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Means of expression

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<haskell>
 
<haskell>
 
foo :: [a] -> Maybe a
 
foo :: [a] -> Maybe a
  +
</haskell>
  +
  +
=== Proper types instead of special values ===
  +
  +
In languages like C you often see declarations like
  +
<code>
  +
/*
  +
This function returns the number of objects
  +
or -1 if there was an I/O error.
  +
*/
  +
int count (description d);
  +
</code>
  +
It is very easy to miss an error indicated by the <code>count</code> function
  +
and the language let you do arithmetic even with the error indicating value <code>-1</code> as in
  +
<code>
  +
c = count(d0)+count(d1);
  +
</code>
  +
But C only allows one return value per function.
  +
Further results have to be written to a pointer argument (cumbersome)
  +
or to a global variable (easy to miss, too, and not thread-safe).
  +
Haskells type system supports such situations much better
  +
and you should use this support.
  +
Try hard to avoid values that have a special meaning
  +
by using appropriate types for indicating special conditions as in
  +
<haskell>
  +
count :: Description -> IO (Maybe Int)
 
</haskell>
 
</haskell>
   

Revision as of 11:15, 28 January 2011

Programming languages have different types of means of expression:

  • Primary means of expression: variables, types, parentheses, modules, etc. in general all things that are relevant to the compiler
  • Secondary means of expression: language irrelevant layout and spacing, comments, conventions, etc. that is language elements that are irrelevant for the compiler, and thus are made exclusively for the human reader

It is generally good style to remember the rule:

Prefer primary means of expression to secondary ones!

The reason is, that elements that are relevant to the compiler are checked by the compiler and can be processed by documentation, analysis and refactoring tools. Thus it is not good style to comment intensively if the language provides primary ways to express our ideas.

Contents

1 Examples

1.1 Expressive names instead of comments

I recently saw code like

-- | first name
fn :: Person -> String
 
-- | surname
sn :: Person -> String

It was hard to read the program because there were several other two-character function names to remember, and the comment was only attached to the function definition, not the calls. The comments would be better replaced by expressive function names like

firstName :: Person -> String
surname :: Person -> String

1.2 Functions instead of comments

solveSLE2 :: Fractional a => ((a,a), (a,a)) -> (a,a) -> (a,a)
solveSLE2 ((a00,a10),(a01,a11)) (b0,b1) =
   let det = a00*a11 - a10*a01
   in  (-- determinant with first column replaced by b
        (b0*a11 - b1*a01) / det,
        -- determinant with second column replaced by b
        (a00*b1 - a10*b0) / det)

It is likely that logical units like the 2x2 determinant are reused later (e.g. for the vector product) or that they should be tested separately. Thus it is better to factor them out into separate functions.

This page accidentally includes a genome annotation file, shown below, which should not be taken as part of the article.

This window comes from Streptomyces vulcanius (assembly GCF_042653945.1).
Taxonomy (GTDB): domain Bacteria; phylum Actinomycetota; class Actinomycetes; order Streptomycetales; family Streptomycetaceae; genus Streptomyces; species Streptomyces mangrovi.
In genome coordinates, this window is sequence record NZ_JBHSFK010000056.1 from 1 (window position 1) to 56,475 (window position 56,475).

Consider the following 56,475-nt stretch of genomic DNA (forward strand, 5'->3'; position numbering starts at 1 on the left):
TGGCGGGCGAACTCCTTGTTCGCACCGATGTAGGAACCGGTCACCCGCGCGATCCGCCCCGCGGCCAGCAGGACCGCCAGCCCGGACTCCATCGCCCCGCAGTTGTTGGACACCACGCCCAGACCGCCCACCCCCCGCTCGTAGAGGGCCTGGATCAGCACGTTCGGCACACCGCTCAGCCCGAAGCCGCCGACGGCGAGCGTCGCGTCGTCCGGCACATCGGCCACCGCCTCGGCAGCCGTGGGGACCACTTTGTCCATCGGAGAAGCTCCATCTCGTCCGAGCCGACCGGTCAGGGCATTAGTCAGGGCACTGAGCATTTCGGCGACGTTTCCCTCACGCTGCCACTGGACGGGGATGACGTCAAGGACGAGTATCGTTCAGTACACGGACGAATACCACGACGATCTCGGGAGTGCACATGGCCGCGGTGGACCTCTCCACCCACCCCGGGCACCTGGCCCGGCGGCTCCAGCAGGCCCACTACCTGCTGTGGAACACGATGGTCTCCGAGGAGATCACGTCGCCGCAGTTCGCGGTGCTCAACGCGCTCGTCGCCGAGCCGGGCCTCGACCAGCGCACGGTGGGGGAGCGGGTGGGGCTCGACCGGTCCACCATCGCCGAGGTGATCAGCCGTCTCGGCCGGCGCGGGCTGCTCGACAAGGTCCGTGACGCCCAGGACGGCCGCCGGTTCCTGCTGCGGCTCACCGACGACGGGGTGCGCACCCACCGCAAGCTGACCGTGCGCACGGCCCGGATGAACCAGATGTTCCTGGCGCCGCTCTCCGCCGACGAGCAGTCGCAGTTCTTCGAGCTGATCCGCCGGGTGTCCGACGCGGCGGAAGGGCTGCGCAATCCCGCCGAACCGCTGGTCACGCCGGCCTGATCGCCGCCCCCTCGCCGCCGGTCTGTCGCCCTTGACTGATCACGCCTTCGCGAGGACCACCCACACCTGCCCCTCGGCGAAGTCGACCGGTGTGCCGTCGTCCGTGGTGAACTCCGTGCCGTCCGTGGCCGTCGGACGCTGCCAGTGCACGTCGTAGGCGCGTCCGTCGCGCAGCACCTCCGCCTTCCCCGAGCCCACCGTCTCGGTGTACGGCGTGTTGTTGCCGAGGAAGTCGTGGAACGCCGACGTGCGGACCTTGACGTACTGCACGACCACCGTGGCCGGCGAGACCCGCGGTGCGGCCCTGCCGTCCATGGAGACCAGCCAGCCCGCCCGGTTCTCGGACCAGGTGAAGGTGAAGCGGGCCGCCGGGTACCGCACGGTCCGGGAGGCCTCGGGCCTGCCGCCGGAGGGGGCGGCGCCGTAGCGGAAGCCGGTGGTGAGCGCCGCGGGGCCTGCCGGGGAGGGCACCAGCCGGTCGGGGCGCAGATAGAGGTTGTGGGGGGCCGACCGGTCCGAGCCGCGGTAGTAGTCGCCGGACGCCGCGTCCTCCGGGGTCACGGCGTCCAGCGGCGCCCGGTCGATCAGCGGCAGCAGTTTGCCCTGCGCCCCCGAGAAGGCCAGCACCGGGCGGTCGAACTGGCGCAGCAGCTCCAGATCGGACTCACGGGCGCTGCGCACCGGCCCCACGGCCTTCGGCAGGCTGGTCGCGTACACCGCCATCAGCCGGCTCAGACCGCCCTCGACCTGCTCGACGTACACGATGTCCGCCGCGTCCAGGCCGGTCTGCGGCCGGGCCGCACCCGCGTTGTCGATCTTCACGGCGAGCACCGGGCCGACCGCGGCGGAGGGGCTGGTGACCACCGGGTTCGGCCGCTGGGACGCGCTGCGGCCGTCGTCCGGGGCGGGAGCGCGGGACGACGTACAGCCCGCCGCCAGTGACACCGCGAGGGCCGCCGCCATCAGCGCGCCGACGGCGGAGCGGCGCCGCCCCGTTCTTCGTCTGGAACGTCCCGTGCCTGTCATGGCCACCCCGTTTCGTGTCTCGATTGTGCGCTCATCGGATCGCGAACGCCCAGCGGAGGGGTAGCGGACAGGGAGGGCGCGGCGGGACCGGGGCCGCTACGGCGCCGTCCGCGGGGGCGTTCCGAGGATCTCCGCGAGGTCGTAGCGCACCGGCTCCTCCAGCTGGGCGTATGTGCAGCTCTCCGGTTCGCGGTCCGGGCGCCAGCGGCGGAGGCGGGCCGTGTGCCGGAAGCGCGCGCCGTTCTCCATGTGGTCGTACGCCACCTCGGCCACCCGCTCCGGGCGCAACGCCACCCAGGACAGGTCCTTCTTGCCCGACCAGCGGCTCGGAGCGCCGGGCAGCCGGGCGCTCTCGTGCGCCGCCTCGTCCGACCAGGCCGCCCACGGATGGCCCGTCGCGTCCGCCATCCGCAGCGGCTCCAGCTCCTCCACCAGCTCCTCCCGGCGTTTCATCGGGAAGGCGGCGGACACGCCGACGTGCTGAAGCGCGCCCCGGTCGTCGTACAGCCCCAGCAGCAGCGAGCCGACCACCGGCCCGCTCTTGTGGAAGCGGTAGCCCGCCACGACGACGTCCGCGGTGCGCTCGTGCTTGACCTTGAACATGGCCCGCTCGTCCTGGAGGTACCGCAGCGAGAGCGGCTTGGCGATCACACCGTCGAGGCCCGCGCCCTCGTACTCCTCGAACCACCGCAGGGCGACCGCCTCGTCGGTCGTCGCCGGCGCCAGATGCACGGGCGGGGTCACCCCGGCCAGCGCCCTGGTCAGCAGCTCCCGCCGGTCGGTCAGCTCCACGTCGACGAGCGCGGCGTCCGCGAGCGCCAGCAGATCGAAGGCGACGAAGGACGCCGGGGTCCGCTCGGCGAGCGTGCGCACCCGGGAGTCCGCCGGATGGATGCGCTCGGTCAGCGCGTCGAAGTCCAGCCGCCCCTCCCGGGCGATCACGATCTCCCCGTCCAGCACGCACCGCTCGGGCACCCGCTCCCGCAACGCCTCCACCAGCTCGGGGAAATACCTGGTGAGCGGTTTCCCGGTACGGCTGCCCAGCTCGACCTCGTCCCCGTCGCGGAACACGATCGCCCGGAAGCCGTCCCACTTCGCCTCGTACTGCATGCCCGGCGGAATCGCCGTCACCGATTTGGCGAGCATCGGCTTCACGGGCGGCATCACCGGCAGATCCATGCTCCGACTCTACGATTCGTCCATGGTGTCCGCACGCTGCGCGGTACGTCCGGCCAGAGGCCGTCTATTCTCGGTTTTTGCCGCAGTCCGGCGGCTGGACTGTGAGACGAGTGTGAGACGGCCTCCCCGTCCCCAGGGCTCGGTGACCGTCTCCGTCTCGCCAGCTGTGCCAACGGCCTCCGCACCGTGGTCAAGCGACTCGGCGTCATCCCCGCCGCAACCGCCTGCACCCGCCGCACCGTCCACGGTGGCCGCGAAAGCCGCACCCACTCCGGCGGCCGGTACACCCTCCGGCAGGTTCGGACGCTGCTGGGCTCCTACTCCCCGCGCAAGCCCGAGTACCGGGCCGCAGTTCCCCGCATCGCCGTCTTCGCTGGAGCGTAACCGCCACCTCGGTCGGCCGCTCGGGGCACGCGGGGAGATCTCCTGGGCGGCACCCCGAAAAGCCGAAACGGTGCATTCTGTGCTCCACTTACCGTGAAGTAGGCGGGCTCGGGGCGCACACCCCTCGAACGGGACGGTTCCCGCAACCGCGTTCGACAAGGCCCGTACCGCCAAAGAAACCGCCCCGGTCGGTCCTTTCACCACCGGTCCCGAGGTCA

solveSLE2 :: Fractional a => ((a,a), (a,a)) -> (a,a) -> (a,a)
solveSLE2 a@(a0,a1) b =
   let det = det2 a
   in  (det2 (b, a1) / det,
        det2 (a0, b) / det)
 
det2 :: Num a => ((a,a), (a,a)) -> a
det2 ((a00,a10),(a01,a11)) = a00*a11 - a10*a01

1.3 Types instead of comments

-- | returned list contains at most one element
foo :: [a] -> [a]

This can be expressed without comments more safely and concisely

foo :: [a] -> Maybe a

1.4 Proper types instead of special values

In languages like C you often see declarations like

  /*
  This function returns the number of objects
  or -1 if there was an I/O error.
  */
  int count (description d);

It is very easy to miss an error indicated by the count function and the language let you do arithmetic even with the error indicating value -1 as in c = count(d0)+count(d1); But C only allows one return value per function. Further results have to be written to a pointer argument (cumbersome) or to a global variable (easy to miss, too, and not thread-safe). Haskells type system supports such situations much better and you should use this support. Try hard to avoid values that have a special meaning by using appropriate types for indicating special conditions as in

count :: Description -> IO (Maybe Int)

1.5 Qualification instead of identifier prefix/suffix conventions

You may define

module File where
 
openFile :: FilePath -> IO Handle

and intend to import that unqualified

import File
 
main :: IO ()
main = do
   h <- openFile "myfile"
   ...

in other modules, or you can define

module File where
 
open :: FilePath -> IO Handle

that would fit for qualified import as in

import qualified File
 
main :: IO ()
main = do
   h <- File.open "myfile"
   ...

The second way would use primary means of the language (modules and qualified imports) whereas the first way uses secondary means of the language (naming convention). The naming convention cannot be checked,

that is
fileOpen
and
openFill

would be accepted by any Haskell compiler and it forces the user to follow this convention, leading to respect different conventions from different packages that are imported in one module, e.g. type name in the identifier as prefix vs. suffix. Using qualified imports, the importer can choose an abbreviation that he likes, say:

import qualified File as F
 
main :: IO ()
main = do
   h <- F.open "myfile"
   ...

and thus assert a consistent naming style in his module.

Find out about more style questions on importing and qualified names.

2 See also

Johannes Waldmann: Haskell mit Stil